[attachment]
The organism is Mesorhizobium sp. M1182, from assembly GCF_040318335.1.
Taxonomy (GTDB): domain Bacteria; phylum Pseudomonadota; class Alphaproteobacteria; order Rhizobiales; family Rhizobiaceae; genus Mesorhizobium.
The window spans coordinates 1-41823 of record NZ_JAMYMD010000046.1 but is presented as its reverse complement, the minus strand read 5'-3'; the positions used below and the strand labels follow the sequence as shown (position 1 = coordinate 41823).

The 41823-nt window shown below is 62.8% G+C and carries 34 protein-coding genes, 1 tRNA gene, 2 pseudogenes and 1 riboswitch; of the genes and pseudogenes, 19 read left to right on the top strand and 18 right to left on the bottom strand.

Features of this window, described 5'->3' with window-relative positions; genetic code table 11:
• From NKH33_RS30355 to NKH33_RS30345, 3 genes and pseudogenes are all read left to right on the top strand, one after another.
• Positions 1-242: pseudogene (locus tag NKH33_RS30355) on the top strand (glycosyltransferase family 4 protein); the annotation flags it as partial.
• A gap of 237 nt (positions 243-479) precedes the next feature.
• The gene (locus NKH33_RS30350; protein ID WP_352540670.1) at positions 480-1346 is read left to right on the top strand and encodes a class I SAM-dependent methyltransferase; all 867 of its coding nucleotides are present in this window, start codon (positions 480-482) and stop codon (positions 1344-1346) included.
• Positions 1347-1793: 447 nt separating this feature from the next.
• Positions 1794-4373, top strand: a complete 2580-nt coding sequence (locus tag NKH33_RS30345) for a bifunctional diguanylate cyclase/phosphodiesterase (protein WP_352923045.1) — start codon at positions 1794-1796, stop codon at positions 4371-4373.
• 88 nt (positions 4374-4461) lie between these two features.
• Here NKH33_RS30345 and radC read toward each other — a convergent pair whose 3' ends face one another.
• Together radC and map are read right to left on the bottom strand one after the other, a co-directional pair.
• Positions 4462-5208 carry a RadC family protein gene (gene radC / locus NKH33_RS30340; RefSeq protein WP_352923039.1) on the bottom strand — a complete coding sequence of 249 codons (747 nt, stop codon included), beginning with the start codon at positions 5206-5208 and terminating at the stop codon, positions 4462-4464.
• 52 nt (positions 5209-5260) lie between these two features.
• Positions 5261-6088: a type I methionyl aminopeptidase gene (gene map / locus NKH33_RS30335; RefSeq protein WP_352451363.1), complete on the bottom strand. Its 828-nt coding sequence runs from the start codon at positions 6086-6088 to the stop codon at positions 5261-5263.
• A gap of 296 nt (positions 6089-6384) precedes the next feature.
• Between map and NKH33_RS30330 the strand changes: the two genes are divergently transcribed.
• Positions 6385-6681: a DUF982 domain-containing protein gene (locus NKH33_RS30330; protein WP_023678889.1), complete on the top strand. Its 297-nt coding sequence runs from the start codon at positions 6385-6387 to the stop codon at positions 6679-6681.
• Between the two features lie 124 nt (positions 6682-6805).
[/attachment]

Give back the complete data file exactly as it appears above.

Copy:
The organism is Mesorhizobium sp. M1182, from assembly GCF_040318335.1.
Taxonomy (GTDB): domain Bacteria; phylum Pseudomonadota; class Alphaproteobacteria; order Rhizobiales; family Rhizobiaceae; genus Mesorhizobium.
The window spans coordinates 1-41823 of record NZ_JAMYMD010000046.1 but is presented as its reverse complement, the minus strand read 5'-3'; the positions used below and the strand labels follow the sequence as shown (position 1 = coordinate 41823).

The 41823-nt window shown below is 62.8% G+C and carries 34 protein-coding genes, 1 tRNA gene, 2 pseudogenes and 1 riboswitch; of the genes and pseudogenes, 19 read left to right on the top strand and 18 right to left on the bottom strand.

Features of this window, described 5'->3' with window-relative positions; genetic code table 11:
• From NKH33_RS30355 to NKH33_RS30345, 3 genes and pseudogenes are all read left to right on the top strand, one after another.
• Positions 1-242: pseudogene (locus tag NKH33_RS30355) on the top strand (glycosyltransferase family 4 protein); the annotation flags it as partial.
• A gap of 237 nt (positions 243-479) precedes the next feature.
• The gene (locus NKH33_RS30350; protein ID WP_352540670.1) at positions 480-1346 is read left to right on the top strand and encodes a class I SAM-dependent methyltransferase; all 867 of its coding nucleotides are present in this window, start codon (positions 480-482) and stop codon (positions 1344-1346) included.
• Positions 1347-1793: 447 nt separating this feature from the next.
• Positions 1794-4373, top strand: a complete 2580-nt coding sequence (locus tag NKH33_RS30345) for a bifunctional diguanylate cyclase/phosphodiesterase (protein WP_352923045.1) — start codon at positions 1794-1796, stop codon at positions 4371-4373.
• 88 nt (positions 4374-4461) lie between these two features.
• Here NKH33_RS30345 and radC read toward each other — a convergent pair whose 3' ends face one another.
• Together radC and map are read right to left on the bottom strand one after the other, a co-directional pair.
• Positions 4462-5208 carry a RadC family protein gene (gene radC / locus NKH33_RS30340; RefSeq protein WP_352923039.1) on the bottom strand — a complete coding sequence of 249 codons (747 nt, stop codon included), beginning with the start codon at positions 5206-5208 and terminating at the stop codon, positions 4462-4464.
• 52 nt (positions 5209-5260) lie between these two features.
• Positions 5261-6088: a type I methionyl aminopeptidase gene (gene map / locus NKH33_RS30335; RefSeq protein WP_352451363.1), complete on the bottom strand. Its 828-nt coding sequence runs from the start codon at positions 6086-6088 to the stop codon at positions 5261-5263.
• A gap of 296 nt (positions 6089-6384) precedes the next feature.
• Between map and NKH33_RS30330 the strand changes: the two genes are divergently transcribed.
• Positions 6385-6681: a DUF982 domain-containing protein gene (locus NKH33_RS30330; protein WP_023678889.1), complete on the top strand. Its 297-nt coding sequence runs from the start codon at positions 6385-6387 to the stop codon at positions 6679-6681.
• Between the two features lie 124 nt (positions 6682-6805).